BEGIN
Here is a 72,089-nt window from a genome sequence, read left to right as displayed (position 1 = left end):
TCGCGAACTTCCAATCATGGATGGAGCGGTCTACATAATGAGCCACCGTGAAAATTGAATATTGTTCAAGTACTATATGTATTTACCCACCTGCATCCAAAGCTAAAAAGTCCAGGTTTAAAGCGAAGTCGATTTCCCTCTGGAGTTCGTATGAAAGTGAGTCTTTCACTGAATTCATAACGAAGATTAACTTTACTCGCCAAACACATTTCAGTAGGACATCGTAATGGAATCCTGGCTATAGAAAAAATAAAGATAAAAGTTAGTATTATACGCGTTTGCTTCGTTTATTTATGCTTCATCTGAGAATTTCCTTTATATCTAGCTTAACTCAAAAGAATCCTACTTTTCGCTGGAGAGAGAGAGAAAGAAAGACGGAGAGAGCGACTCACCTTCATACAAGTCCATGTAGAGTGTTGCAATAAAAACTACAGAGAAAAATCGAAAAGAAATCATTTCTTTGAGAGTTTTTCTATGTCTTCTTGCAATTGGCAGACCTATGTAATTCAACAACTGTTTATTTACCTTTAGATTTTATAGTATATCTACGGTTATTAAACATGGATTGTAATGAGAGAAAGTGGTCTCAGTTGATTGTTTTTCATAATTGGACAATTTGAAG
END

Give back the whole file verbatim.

Here is a 72,089-nt window from a genome sequence, read left to right as displayed (position 1 = left end):
TCGCGAACTTCCAATCATGGATGGAGCGGTCTACATAATGAGCCACCGTGAAAATTGAATATTGTTCAAGTACTATATGTATTTACCCACCTGCATCCAAAGCTAAAAAGTCCAGGTTTAAAGCGAAGTCGATTTCCCTCTGGAGTTCGTATGAAAGTGAGTCTTTCACTGAATTCATAACGAAGATTAACTTTACTCGCCAAACACATTTCAGTAGGACATCGTAATGGAATCCTGGCTATAGAAAAAATAAAGATAAAAGTTAGTATTATACGCGTTTGCTTCGTTTATTTATGCTTCATCTGAGAATTTCCTTTATATCTAGCTTAACTCAAAAGAATCCTACTTTTCGCTGGAGAGAGAGAGAAAGAAAGACGGAGAGAGCGACTCACCTTCATACAAGTCCATGTAGAGTGTTGCAATAAAAACTACAGAGAAAAATCGAAAAGAAATCATTTCTTTGAGAGTTTTTCTATGTCTTCTTGCAATTGGCAGACCTATGTAATTCAACAACTGTTTATTTACCTTTAGATTTTATAGTATATCTACGGTTATTAAACATGGATTGTAATGAGAGAAAGTGGTCTCAGTTGATTGTTTTTCATAATTGGACAATTTGAAG